“Ultimate Six: Part four”
Writer: Brian Michael Bendis
Artists: Trevor Hairsine (p), Danny Miki (i)
The central issue of this seven-issue miniseries sees Norman Osborn and the other four Ultimate villains embark on their nefarious scheme, engaging in a battle of wits with enemies in high places and adding a new dimension to the threat posed to Nick Fury, head of S.H.I.E.L.D. After bluffing the Ultimates and throwing them off balance, the extent of Osborn's obsession with Peter becomes clear as the Triskelion is attacked...
Another impressive issue. More solid writing, more great art, and more of this series taking a step in a slightly different direction to what you were expecting. It's become a Bendis trademark to go back to interesting elements from earlier issues that you thought were throwaway comments, and make them the focus of the story. Here, he returns to the idea from issue #1 that Nick Fury is in fact acting as something of an outlaw himself: he's been given virtually unlimited power - by a right-wing president in the pocket of big business, who is threatened by terrorism on a grand scale - to detain criminals indefinitely in "a little super-villain concentration camp... without any trial or any due process.". The irony of this none-too-fantastical situation will not be lost on the reader.
In this issue, Fury is finally called to account for this behaviour by the very people that he was holding illegally: Norman Osborn and the rest of his merry band of criminals. Osborn shows that he knows how to work his friends in high places, with a threat to expose these less-than-noble operations of the Ultimates that could not only bring down Fury, but also the entire presidency. It's intelligent and relevant writing like this that jusitifes Bendis' accolades. The only bitter pill to swallow may be the realisation that this is what is going on already in the world today, it's already public knowledge - and no-one looks as though they're losing any sleep over it.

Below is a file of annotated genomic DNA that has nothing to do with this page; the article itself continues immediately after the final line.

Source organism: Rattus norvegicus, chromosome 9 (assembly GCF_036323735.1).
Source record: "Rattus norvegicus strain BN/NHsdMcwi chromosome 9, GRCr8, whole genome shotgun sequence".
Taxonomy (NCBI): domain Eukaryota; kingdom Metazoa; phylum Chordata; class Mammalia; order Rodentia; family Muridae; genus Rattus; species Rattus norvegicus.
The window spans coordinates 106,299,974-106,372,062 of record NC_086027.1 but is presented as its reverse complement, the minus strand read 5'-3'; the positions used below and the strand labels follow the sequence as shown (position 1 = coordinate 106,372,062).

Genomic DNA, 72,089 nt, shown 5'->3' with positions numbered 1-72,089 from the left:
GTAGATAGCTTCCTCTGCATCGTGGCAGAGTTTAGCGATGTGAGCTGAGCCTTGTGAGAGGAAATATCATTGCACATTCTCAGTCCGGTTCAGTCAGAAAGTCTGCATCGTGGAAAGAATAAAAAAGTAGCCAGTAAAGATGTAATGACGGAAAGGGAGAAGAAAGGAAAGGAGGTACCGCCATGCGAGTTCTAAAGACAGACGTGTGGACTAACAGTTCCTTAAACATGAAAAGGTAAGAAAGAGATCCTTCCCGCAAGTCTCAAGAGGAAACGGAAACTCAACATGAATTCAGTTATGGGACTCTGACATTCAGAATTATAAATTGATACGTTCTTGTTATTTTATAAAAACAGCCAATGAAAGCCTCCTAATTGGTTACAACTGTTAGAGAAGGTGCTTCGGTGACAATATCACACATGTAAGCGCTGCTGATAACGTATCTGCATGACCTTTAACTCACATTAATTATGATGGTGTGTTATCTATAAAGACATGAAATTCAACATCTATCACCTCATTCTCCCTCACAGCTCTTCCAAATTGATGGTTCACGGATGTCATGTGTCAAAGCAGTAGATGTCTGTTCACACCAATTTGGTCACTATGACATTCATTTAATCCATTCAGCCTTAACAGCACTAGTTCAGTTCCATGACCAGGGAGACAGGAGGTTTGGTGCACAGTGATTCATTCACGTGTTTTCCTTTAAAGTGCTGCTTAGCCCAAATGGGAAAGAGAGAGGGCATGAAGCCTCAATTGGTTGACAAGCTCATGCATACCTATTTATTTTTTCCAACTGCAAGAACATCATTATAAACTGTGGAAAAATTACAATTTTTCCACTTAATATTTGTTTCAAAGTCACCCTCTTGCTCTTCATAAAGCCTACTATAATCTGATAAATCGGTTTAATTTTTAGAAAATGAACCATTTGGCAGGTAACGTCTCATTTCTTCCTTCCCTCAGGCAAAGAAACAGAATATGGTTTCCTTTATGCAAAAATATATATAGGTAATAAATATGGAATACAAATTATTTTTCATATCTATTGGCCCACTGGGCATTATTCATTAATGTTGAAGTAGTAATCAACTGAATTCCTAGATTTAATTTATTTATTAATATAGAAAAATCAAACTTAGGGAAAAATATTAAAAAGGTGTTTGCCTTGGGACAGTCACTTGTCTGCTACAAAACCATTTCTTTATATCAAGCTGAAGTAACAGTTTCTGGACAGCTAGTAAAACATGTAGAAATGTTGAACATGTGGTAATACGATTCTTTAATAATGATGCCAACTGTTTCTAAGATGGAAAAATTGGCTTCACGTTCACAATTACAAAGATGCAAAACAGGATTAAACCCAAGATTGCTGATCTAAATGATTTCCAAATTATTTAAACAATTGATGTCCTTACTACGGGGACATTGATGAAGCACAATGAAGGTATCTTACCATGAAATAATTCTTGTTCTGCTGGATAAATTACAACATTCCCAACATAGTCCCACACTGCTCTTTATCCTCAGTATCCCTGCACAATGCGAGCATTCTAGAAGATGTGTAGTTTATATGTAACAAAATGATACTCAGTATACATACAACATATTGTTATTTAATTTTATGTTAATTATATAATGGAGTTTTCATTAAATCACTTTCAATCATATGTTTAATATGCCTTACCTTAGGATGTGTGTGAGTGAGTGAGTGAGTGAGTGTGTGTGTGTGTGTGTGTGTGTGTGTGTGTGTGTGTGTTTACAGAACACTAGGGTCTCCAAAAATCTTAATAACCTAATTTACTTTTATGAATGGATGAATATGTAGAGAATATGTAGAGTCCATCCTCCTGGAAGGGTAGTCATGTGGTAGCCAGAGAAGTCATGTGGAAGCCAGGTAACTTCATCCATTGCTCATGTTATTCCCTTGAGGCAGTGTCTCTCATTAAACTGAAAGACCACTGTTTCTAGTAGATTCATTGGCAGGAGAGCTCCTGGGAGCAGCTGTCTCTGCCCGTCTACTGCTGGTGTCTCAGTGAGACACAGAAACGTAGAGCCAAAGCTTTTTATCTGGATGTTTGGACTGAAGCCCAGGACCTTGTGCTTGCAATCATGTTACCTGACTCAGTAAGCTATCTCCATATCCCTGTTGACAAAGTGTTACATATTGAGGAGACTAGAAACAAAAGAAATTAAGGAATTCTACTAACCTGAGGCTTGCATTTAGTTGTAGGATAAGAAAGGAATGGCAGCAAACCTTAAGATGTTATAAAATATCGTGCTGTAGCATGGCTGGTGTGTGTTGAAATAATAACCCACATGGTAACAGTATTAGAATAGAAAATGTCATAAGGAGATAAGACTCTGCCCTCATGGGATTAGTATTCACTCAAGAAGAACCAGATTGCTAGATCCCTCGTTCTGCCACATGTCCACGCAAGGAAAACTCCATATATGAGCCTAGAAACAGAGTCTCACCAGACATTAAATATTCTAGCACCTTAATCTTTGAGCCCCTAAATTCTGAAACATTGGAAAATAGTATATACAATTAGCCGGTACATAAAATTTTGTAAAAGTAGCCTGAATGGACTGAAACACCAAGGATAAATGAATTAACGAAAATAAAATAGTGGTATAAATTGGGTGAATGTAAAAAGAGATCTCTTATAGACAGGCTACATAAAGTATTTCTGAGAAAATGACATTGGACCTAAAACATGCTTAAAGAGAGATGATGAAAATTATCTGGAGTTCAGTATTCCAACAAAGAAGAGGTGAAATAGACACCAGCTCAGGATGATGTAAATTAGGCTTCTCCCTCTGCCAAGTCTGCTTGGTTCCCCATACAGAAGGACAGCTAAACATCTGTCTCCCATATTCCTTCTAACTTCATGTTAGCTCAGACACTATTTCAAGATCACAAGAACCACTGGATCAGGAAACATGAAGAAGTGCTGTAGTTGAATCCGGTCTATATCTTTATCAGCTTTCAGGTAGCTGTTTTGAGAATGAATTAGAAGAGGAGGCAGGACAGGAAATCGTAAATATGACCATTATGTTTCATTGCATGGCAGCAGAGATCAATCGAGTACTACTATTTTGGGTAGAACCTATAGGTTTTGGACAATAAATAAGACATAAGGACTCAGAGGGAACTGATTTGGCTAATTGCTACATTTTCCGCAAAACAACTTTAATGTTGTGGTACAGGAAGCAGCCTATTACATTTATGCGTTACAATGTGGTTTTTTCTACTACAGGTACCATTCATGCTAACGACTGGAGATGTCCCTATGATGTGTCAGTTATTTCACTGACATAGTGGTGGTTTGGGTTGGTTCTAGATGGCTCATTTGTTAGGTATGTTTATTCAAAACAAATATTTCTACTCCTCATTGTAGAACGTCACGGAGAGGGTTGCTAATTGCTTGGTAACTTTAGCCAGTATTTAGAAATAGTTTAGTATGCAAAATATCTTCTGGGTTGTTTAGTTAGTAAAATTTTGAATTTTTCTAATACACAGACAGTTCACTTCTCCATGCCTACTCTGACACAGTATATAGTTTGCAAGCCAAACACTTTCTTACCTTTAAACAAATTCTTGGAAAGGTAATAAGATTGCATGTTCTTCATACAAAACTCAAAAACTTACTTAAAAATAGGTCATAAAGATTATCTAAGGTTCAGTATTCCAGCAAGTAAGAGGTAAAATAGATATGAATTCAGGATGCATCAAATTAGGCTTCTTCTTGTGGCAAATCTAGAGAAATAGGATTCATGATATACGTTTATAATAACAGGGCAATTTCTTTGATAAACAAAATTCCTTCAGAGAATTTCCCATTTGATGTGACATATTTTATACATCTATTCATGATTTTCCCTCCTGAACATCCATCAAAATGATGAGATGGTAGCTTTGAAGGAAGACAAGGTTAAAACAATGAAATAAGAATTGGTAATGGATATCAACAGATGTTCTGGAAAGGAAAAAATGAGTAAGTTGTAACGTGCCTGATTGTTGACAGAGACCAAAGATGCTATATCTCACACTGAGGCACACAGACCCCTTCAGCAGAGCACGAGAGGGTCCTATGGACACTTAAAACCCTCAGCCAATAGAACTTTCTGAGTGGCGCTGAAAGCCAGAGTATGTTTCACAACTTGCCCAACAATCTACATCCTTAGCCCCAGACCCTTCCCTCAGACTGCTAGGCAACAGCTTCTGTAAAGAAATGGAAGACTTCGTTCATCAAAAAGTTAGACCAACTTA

As an action-oriented series this issue will not disappoint, featuring a bravura performance by the Ultimates themselves as they storm Kraven the Hunter's media offices, as well as a showstopping attack by the villains towards the issue's close, in a manner which is carefully contrived to use the strengths of each character to maximise their threat. There is a real sense of unstoppable menace on display here, no more so than on this issue's last cliffhanging page. The only possible complaint here could be that Spider-man continues to be under-utliised: there's been hardly a scene of him in battle, or indeed in full costume, since the series started. This is remedied to some extent in the issue's closing scenes, but with only three chapters to play out it'd be nice to see Peter get a little more involved. Maybe Bendis has been focusing himself more on the challenge and enjoyment of writing the Ultimates for a change - to give him his dues, he's concentrating on the most interesting element of the book.
Both story and art continue to impress in Ultimate Six with characterisation and a fast-moving plot proving that they need not be mutually exclusive. The title shines as a great example of mainstream comics with brains: balancing an intelligent plot with relevance to events in the world today with larger-than-life action and flashy superheroics. The next issue can't come quick enough.
What did you think of this book?
Have your say at the Line of Fire Forum!